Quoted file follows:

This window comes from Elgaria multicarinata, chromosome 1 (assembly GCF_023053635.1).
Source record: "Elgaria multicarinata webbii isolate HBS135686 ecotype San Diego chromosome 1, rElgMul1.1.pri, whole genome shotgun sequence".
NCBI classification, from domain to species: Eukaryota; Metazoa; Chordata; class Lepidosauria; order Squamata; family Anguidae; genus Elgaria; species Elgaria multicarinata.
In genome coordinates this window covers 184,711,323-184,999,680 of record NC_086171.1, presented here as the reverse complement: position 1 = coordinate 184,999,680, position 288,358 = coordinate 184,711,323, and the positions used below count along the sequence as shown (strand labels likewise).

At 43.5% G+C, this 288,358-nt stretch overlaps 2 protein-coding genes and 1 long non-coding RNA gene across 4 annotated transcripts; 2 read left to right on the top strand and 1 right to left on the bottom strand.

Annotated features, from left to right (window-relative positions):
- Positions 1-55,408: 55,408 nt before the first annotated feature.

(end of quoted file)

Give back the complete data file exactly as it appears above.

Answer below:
This window comes from Elgaria multicarinata, chromosome 1 (assembly GCF_023053635.1).
Source record: "Elgaria multicarinata webbii isolate HBS135686 ecotype San Diego chromosome 1, rElgMul1.1.pri, whole genome shotgun sequence".
NCBI classification, from domain to species: Eukaryota; Metazoa; Chordata; class Lepidosauria; order Squamata; family Anguidae; genus Elgaria; species Elgaria multicarinata.
In genome coordinates this window covers 184,711,323-184,999,680 of record NC_086171.1, presented here as the reverse complement: position 1 = coordinate 184,999,680, position 288,358 = coordinate 184,711,323, and the positions used below count along the sequence as shown (strand labels likewise).

At 43.5% G+C, this 288,358-nt stretch overlaps 2 protein-coding genes and 1 long non-coding RNA gene across 4 annotated transcripts; 2 read left to right on the top strand and 1 right to left on the bottom strand.

Annotated features, from left to right (window-relative positions):
- Positions 1-55,408: 55,408 nt before the first annotated feature.